million count of CO2. This is standard practice in the industry.
Q. What timescale have you decided on to pass the California emissions standards
R. ASAP - if we can start testing late June/early July - then we have a 3 week test period. Submitting the
paperwork after the test results should take anywhere from 4-6 weeks depending on the air board.
Ash by product
Q. Will the Ash contain heavy metals such as Mercury and Cadmium and if not explain how they are
R. It contains heavy metals in an oxidized state which renders them inert. If we want the ash for
agricultural purposes, we will have to remove the heavy metals and salts. If we use it as fly ash for
cement, then we can leave metals and salts in the ash.
Q. Why can the Ash be used as fertilizer? What properties does it have
R. Ash has a lot of calcium (lime) or sodium (baking soda) in it. The alkalinity of it makes it valuable for
acidic reduction in soil. Acid soil is usually associated with tropical - non coastal areas. Areas near
the coast are normally alkaline and therefore would not benefit from our ash.
Q. What is the commercial value of the Ash residue in a 24 hour process cycle? Is it commercially viable
(how much per ton) or will it end up in the landfill
R. This depends on the location. In our Gilroy area most of the soil is fairly alkaline so there is not much
value in the fly ash we produce. In other areas in the midwest I hear it could fetch up to $10 per ton.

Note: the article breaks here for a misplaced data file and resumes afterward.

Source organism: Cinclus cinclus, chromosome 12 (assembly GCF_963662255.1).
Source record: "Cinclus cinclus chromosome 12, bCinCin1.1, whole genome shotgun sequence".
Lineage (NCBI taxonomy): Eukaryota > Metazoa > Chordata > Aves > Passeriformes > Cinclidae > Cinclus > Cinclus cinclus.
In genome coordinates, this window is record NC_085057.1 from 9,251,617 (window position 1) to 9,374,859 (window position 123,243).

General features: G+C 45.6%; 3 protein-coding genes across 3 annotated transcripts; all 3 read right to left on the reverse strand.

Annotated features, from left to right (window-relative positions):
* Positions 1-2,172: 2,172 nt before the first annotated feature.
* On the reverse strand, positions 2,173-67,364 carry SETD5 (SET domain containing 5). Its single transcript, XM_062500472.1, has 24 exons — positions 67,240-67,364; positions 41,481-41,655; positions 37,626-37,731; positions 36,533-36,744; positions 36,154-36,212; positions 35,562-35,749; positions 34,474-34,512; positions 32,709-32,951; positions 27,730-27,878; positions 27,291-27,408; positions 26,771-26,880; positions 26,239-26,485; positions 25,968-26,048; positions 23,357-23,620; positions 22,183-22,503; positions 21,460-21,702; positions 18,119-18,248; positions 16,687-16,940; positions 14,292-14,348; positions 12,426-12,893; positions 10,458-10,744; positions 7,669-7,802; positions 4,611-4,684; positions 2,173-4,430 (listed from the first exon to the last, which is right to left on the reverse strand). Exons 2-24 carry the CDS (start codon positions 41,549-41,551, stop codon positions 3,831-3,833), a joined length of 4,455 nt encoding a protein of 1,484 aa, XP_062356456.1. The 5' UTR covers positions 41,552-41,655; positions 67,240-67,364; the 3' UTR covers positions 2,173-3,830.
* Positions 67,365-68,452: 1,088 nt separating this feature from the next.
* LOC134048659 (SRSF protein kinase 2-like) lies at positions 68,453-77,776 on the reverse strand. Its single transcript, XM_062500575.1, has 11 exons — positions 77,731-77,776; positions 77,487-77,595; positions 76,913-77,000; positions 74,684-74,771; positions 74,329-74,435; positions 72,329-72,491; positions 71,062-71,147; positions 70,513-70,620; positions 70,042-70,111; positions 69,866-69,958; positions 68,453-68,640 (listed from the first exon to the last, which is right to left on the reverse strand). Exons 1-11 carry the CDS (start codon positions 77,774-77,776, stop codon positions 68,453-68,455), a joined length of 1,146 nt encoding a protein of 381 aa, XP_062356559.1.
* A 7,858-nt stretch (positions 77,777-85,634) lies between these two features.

Cemex is the largest cement maker in the world. They have several plants in California and have
offered anywhere from $10-25 a ton depending on the location.
Electricity Generation
Q. What temperature must the syngas reach in order to be introduced into the generator engine.
R. The genset will operate best with gas temperatures between 80-200C.
Q. What happens to the carbon monoxide produced by the generator’s combustion process after it is
routed to the MSW feed pipe? Can it escape upwards if a vapor lock is not achieved or when the
reactor shuts down when you stop feeding it MSW and if so would it contain any hazardous
R. Carbon Monoxide (CO) is not a combustion emission - that is one of the BTu carrying molecular
structures. Carbon Dioxide (CO2) is a combustion emission. The main combustion emissions in our
process will be CO2 and H2O. They will escape out of the heat flue. The vapor lock will be achieved
whether the machine is on or off. It is created because the shredded waste will have a density a few
feet from the top of the drying column that is high enough to prevent emissions when the machine is
Q. Can you describe the set of circumstances that would lead to a hazardous materials leakage and have
you developed any Standard operating procedures to mitigate this risk.
R. There are almost no circumstances that would lead to a hazardous leakage. Short of an “act of god
catastrophe” - in such cases the machine will shut down automatically. If there is a break in the syngas
production - whatever syngas is burnt by the generator. When the generator runs out of fuel (syngas) it
shuts down. If there is a break with the generator, then the power to the torches shut down and there is